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Pioneer Ferraro remembered in daughter’s film

Donna Zaccaro (c.) takes questions about her film at a screening at St. John's University with Hersh Parekh (l.), president of the Queens County Young Democrats, and Brian Browne, assistant vice president for government relations at SJU. Photo courtesy SJU
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Exactly 30 years after Geraldine Ferraro became the first female vice presidential nominee of a major American political party, her daughter Donna Zaccaro felt her mother’s story was just as important as it ever was.

The producer and filmmaker recently released a documentary chronicling the trajectory of her trailblazing mother’s career, from her beginnings as a Queens teacher to her apex as Walter Mondale’s running mate.

“Even though this is one of the hardest things I’ve ever done personally and professionally, I’m really glad I did it,” Zaccaro told a packed room at a screening of the film, “Geraldine Ferraro: Paving the Way,” hosted by the Queens County Young Democrats at St. John’s University Tuesday evening.

Ferraro was born in Newburgh, N.Y., and grew up in an Italian-American family. She later moved to Forest Hills to live with her Queens husband, John Zaccaro, and worked as a teacher before deciding to go to law school. She then worked as an assistant district attorney in Queens for four years before she ran for Congress in 1978.

She quickly rose through the Democratic Party’s hierarchy and was awarded a spot on the influential House Budget Committee in 1983.

Ferraro served three terms in the House before Walter Mondale asked her to be on his ticket for the 1984 general election against then-President Ronald Reagan.

In addition to showing some of Ferraro’s greatest triumphs, the film, which was directed and produced by Zaccaro, documented some of the more turbulent points in the Queens politician’s campaign for the vice presidency.

“I couldn’t shy away from the difficult things,” Zaccaro said. “People loved my mother or they really didn’t love my mother.”

Ferraro came under attack from the Catholic Church, to which she belonged, sending picketers to jeer at her because of her pro-choice stance during the campaign.

“It was very, very difficult for her,” Zaccaro said. “She was very hurt by the fact the church attacked her the way it did because her faith was something that was very strong.”

Questions about her husband’s tax returns and finances also dogged Ferraro and snagged some of her momentum.

Reagan went on to trounce Mondale and Ferraro by winning every state except for Minnesota and garnering more than 58 percent of the popular vote.

While her bid was ultimately unsuccessful, Ferraro had gone farther than any other woman had before.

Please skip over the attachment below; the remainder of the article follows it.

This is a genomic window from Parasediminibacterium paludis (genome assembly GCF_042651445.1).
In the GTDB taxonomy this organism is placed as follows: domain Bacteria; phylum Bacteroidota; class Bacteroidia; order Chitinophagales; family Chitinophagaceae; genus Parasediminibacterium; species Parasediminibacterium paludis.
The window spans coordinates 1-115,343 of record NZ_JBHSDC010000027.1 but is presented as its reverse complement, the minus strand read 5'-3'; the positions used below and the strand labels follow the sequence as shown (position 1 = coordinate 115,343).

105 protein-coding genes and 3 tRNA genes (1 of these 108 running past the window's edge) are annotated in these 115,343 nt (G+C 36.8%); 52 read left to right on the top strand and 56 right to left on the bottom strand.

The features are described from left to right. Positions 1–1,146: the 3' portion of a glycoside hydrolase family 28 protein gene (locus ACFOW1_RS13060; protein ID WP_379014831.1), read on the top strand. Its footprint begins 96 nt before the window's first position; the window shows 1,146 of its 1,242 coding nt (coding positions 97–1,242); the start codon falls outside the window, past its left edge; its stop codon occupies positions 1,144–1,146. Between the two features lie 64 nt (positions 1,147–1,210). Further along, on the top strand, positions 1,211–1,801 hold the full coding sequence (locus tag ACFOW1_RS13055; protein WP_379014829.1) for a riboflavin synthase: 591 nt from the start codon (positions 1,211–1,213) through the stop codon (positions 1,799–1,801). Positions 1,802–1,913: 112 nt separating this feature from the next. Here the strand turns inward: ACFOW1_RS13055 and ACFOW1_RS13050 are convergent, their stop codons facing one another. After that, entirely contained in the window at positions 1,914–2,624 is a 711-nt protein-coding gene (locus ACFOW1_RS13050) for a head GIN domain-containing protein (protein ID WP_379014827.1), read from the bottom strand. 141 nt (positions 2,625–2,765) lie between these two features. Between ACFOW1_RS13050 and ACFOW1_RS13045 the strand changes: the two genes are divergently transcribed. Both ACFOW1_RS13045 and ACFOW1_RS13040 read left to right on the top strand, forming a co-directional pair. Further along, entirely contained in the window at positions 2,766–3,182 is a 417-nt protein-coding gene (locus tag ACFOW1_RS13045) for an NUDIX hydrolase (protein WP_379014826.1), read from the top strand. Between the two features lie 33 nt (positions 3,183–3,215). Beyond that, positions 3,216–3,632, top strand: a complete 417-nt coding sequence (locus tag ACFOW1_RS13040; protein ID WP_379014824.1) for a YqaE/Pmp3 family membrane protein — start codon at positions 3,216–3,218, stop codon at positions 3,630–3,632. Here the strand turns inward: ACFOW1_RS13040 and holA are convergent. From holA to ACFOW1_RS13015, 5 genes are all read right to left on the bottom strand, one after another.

“Even though they lost, the campaign had tremendous impact because she was a credible candidate,” Zaccaro said. “People could see her being vice president or president even if they didn’t vote for her, so that caused a shift in what this country thought was possible for women.”

Ferraro’s political career petered out with two unsuccessful runs for U.S. Senate, but she remained active in politics, working on Hillary Clinton’s presidential primary campaign in 2008.

“If it were not for women like Geraldine Ferraro, there is no way I would be the borough president today,” Borough President Melinda Katz said at the screening. “So I owe her a great amount of gratitude.”

Zaccaro said her mother was disappointed there had not been another woman nominated to the vice presidency in the 24 years between her bid and that of Sarah Palin in 2008.

“She actually was happy that Sarah Palin was nominated or that another woman was nominated to another party,” Zaccaro said. “She disagreed with her on everything and I think she would have liked her to have been more of a credible candidate.”

Ferraro died in 2011 after a struggle with multiple myeloma, never having seen a woman win the presidency.

“A big regret was that she didn’t see a woman elected president and she thought Hillary would make a great president,” Zaccaro said. “It will be an achievement of my mother’s dream. It’ll be the next step in the work that she did.”

Zaccaro said she hopes her film can be an educational tool in schools across the country to inform people about who her mother was and to show girls and women what they are capable of doing.

Reach reporter Alex Robinson by e-mail at arobinson@cnglocal.com or by phone at 718-260-4566.

Updated 10:27 pm, July 29, 2014
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